Not long ago, Cassandra Casanova would plan her weeks around the NBA playoff schedule. She would wear her San Antonio Spurs gear and spend days talking about her favorite team, dissecting its postseason matchup.
Not this year.
“I have no idea when the games are,” she said. “I could not care less.”
Casanova ignored the Spurs’ playoff opener over the weekend, a Game 1 loss to the Golden State Warriors in Oakland, and she said she doesn’t feel as though she missed a thing. She has no problem with Kawhi Leonard, Manu Ginobili or Tony Parker. Her anger is directed solely at Coach Gregg Popovich.
“I am completely turned off. After all those years supporting the team, and now I just have no interest,” she said. “Popovich really messed up.”
Sports fandom in 2018 can be complicated, particularly when athletes and coaches have no qualms about espousing their political views. Fans such as Casanova are the inevitable result: She feels insulted and can no longer bring herself to root for her favorite team, which is making its 21st consecutive playoff appearance. When Popovich got political, Casanova got a garbage bag and filled it with 30 or so Spurs T-shirts, banners and trinkets. It all went to Goodwill.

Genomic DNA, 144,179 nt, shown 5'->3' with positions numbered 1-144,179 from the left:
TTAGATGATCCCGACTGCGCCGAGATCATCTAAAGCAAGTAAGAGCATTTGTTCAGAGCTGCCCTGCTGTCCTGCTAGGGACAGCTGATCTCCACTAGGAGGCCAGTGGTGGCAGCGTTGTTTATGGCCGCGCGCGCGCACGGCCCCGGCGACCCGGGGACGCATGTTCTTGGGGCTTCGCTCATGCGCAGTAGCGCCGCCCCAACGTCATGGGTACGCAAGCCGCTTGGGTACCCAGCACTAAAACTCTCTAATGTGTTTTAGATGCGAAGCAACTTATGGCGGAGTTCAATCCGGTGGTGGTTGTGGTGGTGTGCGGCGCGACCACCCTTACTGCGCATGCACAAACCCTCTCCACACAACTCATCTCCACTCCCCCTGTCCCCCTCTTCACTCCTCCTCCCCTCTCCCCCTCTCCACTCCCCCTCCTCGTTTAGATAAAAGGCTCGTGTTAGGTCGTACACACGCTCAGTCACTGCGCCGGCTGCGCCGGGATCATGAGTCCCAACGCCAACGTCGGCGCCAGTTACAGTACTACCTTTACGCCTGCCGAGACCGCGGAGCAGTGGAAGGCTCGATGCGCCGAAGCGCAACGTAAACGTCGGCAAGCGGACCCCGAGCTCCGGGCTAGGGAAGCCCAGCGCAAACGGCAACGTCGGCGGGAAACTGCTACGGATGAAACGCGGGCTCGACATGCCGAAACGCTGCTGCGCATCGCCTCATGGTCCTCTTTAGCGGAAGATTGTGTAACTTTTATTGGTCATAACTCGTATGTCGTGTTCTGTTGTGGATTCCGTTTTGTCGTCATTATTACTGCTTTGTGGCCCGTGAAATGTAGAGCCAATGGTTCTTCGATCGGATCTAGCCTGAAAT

“That’s how angry I got. It ruined my basketball life,” she said. “I took it personally. I was such a loyal fan, and he insulted me. Why would you start attacking the people who had been so loyal?”
For years, national politics either weren’t relevant in the sports world, or sports figures made a concerted effort to steer clear. But as athletes and coaches have become increasingly vocal on political and social issues, some fans have seen their ideological loyalties at war with their sporting interests.
Since the presidential campaign, Popovich has shared his disdain for Trump. He has …read more
Source:: The Denver Post